"I've always dreamed of being an old philosopher. So far I've achieved one out of two!"

Walk in the Light

1 John 1:1-2:2

"Anything that doesnít hurt anyone else is okay." What are some examples of situations that might be defended by that statement? Do you agree with the statement in each situation suggested? Why or why not? What was the disciple John like? (Luke 9:51-56; Mark 3:17; 9:38-40; Matt 20:20-24; John 13:23)

I. The Word of Life - 1 John 1:1-4

That which was from the beginning, which we have heard, which we have seen with our eyes, which we have looked at and our hands have touched -- this we proclaim concerning the Word of life. The life appeared; we have seen it and testify to it, and we proclaim to you the eternal life, which was with the Father and has appeared to us. We proclaim to you what we have seen and heard, so that you also may have fellowship with us. And our fellowship is with the Father and with his Son, Jesus Christ. We write this to make our joy complete.

What was the purpose of this letter?

How does John describe Jesus in these verses?

Why was John qualified to tell others about Jesus?

Why are you qualified to tell others about Jesus?

II. The basis of fellowship - 1 John 1:5-7

This is the message we have heard from him and declare to you: God is light; in him there is no darkness at all. If we claim to have fellowship with him yet walk in the darkness, we lie and do not live by the truth. But if we walk in the light, as he is in the light, we have fellowship with one another, and the blood of Jesus, his Son, purifies us from all sin.

What does it mean to walk in the darkness? To walk in the light?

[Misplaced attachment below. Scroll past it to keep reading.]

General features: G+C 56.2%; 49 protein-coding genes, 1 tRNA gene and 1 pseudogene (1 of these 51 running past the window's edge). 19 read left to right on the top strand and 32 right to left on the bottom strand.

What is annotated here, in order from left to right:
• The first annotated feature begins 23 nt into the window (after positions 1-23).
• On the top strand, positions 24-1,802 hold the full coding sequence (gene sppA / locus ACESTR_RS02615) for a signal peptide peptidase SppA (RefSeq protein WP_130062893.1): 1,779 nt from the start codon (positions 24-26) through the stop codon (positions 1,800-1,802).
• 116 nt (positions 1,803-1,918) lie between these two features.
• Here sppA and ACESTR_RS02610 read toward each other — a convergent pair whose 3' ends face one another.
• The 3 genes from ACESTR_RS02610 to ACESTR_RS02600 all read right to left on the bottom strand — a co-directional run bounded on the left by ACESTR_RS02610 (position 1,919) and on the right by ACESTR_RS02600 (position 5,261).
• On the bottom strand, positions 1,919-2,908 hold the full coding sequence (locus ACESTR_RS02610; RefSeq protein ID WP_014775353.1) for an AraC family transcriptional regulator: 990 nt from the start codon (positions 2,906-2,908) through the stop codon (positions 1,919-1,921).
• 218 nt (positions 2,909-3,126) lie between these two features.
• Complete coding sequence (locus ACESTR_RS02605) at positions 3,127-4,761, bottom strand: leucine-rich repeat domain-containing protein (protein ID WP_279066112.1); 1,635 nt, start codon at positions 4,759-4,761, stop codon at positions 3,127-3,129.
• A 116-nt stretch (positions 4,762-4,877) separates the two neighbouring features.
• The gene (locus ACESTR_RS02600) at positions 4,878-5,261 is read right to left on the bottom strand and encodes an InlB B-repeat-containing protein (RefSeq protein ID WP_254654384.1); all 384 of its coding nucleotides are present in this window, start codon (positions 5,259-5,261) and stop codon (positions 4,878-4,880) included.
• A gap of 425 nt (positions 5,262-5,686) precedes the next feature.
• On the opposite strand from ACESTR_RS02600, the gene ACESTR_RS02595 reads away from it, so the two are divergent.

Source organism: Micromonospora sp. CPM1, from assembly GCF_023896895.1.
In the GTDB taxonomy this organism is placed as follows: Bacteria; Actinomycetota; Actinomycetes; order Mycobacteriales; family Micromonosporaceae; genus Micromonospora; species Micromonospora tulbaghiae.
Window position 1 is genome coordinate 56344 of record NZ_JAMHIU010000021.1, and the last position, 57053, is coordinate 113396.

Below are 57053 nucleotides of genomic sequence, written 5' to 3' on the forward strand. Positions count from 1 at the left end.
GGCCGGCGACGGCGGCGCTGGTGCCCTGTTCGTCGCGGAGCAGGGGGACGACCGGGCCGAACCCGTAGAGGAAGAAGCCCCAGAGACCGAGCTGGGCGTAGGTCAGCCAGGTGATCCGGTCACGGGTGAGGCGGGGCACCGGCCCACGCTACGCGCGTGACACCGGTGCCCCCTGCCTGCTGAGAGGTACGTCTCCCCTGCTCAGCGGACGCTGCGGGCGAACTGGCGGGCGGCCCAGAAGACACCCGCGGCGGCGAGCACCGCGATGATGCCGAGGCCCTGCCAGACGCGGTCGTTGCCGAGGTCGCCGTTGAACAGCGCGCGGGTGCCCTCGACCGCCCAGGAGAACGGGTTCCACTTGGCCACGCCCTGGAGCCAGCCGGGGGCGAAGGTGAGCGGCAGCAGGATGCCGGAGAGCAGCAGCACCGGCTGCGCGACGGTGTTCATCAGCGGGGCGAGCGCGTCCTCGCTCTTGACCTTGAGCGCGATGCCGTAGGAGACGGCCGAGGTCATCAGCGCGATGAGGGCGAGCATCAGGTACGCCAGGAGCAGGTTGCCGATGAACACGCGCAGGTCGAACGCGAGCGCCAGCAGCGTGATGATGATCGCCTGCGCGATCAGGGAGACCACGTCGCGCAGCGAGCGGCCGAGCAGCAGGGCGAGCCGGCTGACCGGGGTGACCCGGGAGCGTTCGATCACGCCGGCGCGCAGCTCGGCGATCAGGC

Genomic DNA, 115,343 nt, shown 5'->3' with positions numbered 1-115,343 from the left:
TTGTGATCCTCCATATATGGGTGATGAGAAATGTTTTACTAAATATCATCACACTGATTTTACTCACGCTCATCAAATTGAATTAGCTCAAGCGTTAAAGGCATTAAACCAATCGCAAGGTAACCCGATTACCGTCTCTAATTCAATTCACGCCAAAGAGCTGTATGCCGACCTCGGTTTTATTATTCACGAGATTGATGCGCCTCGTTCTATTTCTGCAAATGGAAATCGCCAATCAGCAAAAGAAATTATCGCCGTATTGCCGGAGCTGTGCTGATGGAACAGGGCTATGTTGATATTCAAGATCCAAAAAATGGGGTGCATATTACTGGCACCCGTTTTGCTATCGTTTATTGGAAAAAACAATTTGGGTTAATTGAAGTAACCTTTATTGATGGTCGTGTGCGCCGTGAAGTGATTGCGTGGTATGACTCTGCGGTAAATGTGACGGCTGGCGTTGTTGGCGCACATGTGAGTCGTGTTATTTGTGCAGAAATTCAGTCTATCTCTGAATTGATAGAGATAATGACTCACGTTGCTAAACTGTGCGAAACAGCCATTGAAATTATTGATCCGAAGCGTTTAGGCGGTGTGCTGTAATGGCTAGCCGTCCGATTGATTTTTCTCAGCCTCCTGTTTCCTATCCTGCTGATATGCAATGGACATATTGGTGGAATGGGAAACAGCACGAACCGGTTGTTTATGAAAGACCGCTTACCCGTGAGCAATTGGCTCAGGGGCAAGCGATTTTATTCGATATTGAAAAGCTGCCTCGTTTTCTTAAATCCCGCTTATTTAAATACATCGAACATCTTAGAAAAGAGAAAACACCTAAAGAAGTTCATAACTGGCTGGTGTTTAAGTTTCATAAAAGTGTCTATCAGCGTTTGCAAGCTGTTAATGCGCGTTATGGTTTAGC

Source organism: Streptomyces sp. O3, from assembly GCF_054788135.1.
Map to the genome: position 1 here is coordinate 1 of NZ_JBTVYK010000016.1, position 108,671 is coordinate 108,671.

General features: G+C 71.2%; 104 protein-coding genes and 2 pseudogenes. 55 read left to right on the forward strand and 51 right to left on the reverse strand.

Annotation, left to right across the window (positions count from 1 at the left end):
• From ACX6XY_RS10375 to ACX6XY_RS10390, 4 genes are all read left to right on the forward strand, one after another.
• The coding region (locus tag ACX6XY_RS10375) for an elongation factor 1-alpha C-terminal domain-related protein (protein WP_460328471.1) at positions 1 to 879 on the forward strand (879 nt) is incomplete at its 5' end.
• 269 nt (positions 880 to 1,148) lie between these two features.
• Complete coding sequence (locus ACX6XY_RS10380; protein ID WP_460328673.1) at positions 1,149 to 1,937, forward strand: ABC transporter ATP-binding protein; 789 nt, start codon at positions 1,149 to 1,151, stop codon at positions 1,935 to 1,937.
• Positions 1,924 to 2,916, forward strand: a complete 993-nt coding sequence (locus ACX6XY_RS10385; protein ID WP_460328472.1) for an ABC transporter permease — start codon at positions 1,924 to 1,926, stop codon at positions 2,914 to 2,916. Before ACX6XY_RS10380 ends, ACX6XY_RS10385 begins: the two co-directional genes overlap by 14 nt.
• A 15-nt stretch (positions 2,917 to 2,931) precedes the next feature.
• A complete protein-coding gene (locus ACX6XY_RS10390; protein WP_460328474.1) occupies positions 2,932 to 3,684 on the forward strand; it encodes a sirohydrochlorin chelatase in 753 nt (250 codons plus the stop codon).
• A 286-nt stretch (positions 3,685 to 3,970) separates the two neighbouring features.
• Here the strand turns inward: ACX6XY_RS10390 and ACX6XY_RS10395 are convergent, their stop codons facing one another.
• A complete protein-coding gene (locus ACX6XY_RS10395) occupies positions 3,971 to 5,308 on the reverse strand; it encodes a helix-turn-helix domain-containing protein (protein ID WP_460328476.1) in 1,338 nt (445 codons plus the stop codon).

How is walking in the light related to fellowship with Christ and one another?

What can you do to grow in your relationship with God?

What can you do to help non-believers have a relationship with God?

III. Dealing with sin - 1 John 1:8-2:2

If we claim to be without sin, we deceive ourselves and the truth is not in us. If we confess our sins, he is faithful and just and will forgive us our sins and purify us from all unrighteousness. If we claim we have not sinned, we make him out to be a liar and his word has no place in our lives.

My dear children, I write this to you so that you will not sin. But if anybody does sin, we have one who speaks to the Father in our defense -- Jesus Christ, the Righteous One. He is the atoning sacrifice for our sins, and not only for ours but also for the sins of the whole world.

Why is it important to acknowledge our sins?

How is being purified different from being forgiven?

How does failure to admit our sin shut Godí's Word out of our lives? (Romans 3:22-24)

How does Jesusí sacrifice make us acceptable to God? (Romans 3:25-26)

How does Johní's teaching in 1 John 1:5-2:2 meet the special needs of any type of person?

If God will always forgive you, why not go on sinning?

Is there anyone that God is unwilling to forgive?